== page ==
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Free power

  1. Jan 14, 2010 #1
    I know this can't be done, else everyone would be doing it, this question is more of a "why can't it be done? and what are the difficulties that make this impossible?" rather than a "Why is no one doing it?".

    We have a motor, naturally we would connect it to our mains and draw power, the shaft of this motor is connected to a load through a belt.

    What would happen if we connect a generator of similar specifications to this belt therefore generating the power which would be used by the motor? This generator would be connected to a battery recharging this battery which in turn powers the motor, at a first glance, it would seem that this system is self powered and therefore could run indefinitely and without consuming power. Ideally we could manufacture self powered motors (in the same casing) so we would not have to worry about designing such systems and finding compatible motor/generator.

    What I think would be the problem.
    - I understand there would be losses in the system and power factor correction would be a very important concern here. Could this not easily be accounted for in the design?
    - Maybe its got something to do with the fact that all kinetic energy is soaked up by the generator therefore making this system useless unless you want to power a fan or something light.

    Me and my friend had considered the possibilities and we strongly feel like we are missing one of the most obvious and important points.
     
  2. jcsd
  3. Jan 14, 2010 #2

    sophiecentaur

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    But the system would actually use up energy. Every energy transfer involves some loss. Your suggestion is yet another version of the 'perpetual motion' idea. People try to get around the problem by suggesting gears etc, to speed up the generator but that involves even more losses.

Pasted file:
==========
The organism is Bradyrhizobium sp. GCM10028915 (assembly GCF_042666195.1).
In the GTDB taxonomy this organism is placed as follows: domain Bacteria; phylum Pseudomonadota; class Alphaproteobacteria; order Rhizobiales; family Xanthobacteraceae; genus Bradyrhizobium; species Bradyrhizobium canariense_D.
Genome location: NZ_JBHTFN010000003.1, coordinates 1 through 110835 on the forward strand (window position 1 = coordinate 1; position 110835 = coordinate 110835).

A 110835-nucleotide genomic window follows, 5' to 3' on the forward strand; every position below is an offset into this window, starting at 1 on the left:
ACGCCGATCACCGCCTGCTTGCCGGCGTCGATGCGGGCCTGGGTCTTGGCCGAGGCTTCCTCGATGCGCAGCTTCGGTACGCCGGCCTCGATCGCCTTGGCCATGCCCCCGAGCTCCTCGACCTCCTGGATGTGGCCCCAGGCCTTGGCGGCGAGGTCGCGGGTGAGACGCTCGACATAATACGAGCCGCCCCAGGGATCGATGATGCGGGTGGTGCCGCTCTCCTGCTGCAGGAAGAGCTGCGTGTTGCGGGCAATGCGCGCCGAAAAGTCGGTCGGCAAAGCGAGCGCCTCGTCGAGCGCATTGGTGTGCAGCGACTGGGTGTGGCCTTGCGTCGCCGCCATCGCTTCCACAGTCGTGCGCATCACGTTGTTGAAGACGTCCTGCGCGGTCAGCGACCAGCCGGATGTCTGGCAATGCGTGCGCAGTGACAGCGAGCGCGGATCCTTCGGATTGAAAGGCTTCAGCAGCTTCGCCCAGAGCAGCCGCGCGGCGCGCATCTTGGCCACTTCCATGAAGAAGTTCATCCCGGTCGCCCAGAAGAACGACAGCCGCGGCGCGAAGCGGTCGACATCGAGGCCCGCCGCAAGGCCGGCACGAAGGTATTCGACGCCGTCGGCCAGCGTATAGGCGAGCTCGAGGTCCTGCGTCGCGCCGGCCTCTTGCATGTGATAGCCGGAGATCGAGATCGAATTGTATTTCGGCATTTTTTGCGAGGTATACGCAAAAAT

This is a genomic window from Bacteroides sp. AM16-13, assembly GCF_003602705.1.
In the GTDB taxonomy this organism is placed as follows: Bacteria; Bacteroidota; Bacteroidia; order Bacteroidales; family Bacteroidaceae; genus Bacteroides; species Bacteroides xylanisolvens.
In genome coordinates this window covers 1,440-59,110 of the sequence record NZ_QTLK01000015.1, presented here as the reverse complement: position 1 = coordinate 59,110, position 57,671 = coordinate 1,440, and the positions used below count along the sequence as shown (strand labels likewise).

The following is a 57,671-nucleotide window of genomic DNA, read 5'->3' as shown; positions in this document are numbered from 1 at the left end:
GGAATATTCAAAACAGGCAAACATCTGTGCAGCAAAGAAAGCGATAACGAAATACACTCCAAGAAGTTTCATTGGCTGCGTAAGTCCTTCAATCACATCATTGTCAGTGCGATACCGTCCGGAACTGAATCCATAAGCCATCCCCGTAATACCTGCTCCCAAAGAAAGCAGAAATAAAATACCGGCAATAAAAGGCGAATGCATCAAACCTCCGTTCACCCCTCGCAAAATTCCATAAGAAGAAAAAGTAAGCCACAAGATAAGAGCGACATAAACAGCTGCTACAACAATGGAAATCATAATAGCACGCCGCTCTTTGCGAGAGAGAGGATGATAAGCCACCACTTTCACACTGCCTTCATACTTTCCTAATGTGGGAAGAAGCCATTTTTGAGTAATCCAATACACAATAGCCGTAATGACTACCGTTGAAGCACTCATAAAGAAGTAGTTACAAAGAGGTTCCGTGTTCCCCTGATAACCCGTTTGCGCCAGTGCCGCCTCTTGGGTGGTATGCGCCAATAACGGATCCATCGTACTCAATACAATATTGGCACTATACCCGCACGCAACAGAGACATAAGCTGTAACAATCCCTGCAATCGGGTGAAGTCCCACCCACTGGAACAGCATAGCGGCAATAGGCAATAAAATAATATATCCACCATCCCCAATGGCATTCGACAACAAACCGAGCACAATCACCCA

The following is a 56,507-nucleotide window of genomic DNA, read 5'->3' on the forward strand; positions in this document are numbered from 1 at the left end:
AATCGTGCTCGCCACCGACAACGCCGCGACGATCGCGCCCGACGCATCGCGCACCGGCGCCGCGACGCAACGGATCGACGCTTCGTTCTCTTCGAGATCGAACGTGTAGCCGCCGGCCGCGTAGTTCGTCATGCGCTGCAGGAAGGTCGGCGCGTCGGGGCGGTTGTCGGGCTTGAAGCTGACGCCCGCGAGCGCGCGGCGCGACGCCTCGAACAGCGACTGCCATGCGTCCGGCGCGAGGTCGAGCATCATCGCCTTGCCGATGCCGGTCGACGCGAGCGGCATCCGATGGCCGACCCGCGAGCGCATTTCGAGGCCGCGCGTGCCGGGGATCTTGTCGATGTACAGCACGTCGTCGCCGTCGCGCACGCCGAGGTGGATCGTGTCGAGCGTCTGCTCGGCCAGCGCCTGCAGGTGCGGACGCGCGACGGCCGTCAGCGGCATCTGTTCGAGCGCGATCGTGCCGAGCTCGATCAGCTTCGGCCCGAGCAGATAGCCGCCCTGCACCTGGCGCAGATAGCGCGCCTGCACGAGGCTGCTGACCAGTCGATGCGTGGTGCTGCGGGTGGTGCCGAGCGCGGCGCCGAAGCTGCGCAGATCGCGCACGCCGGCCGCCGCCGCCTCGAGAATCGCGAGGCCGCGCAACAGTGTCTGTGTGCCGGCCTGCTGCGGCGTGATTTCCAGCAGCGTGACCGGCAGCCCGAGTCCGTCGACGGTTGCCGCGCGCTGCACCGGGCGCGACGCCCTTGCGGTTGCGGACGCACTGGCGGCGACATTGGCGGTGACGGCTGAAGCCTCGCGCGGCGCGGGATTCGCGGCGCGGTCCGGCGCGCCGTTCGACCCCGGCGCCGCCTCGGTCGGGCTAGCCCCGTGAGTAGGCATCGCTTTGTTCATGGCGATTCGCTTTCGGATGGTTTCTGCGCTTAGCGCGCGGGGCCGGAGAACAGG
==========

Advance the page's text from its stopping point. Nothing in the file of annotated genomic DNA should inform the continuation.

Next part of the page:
There have been countless mechanical systems proposed with weights moving in and out of rotating wheels - to compensate for the friction forces - but they all involve the problem that the energy you get out is less than the energy you put in - however you work it out.
    It's fine as a talking point, over a few beers, but never - NEVER - put any actual money into such a scheme, however convincing the salesman may be.
    I remember, in the late 1950s, my Grandad came up with the same suggestion but my Dad put him right. I always remembered that lesson.
     
  4. Jan 14, 2010 #3

    russ_watters

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    Why would you expect a generator to generate more energy than the motor powering it creates?
     
  5. Jan 14, 2010 #4
    I think that most people don't understand that generators require more than rotation, they require torque. A loaded generator becomes more and more difficult to turn as the power output increases. This in turn means that a driving motor requires more and more power to keep the generator turning.

    Overall, the motor losses power doing its job, the generator loses power doing its job, and less power comes out than was put in.

    Interestingly, in the 30's - 60's, there was a device out called a dynemotor that did the job described. It was commonly used to produce high voltage from car batteries so that transmitters could be operated portably. As I recall, the efficiency of these devices was less than 50%.

    So, yes, some one thought of this long ago and even had a practical application.

    - Mike
     
  6. Jan 14, 2010 #5
    This also applies to motors. The more torque the motor is supplying the more power it needs. Countless 'free energy' demonstrations involve using a motor to prove power output. A 1kw motor powered by a 500 watt machine seems to be free energy, until you realize that the motor is rated at 1kw at full load, and unloaded it draws considerably less.
     
  7. Jan 15, 2010 #6

    sophiecentaur

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    We all know Work (= Energy expended) = Force X Distance moved in the direction of the force. So:
    Power = Torque X Angular Velocity.
    Just the same as
    Power = Force X Speed.

    All you can achieve with gears or levers is to alter the ratio of the two quantities involved. Furthermore, any gear or lever will involve more power loss.
     
  8. Jan 16, 2010 #7
    The simple act of running your device will result in heating losses as well in the stator/rotors/wires etc.. Although they might be considered trivial the losses would add up over time.
     
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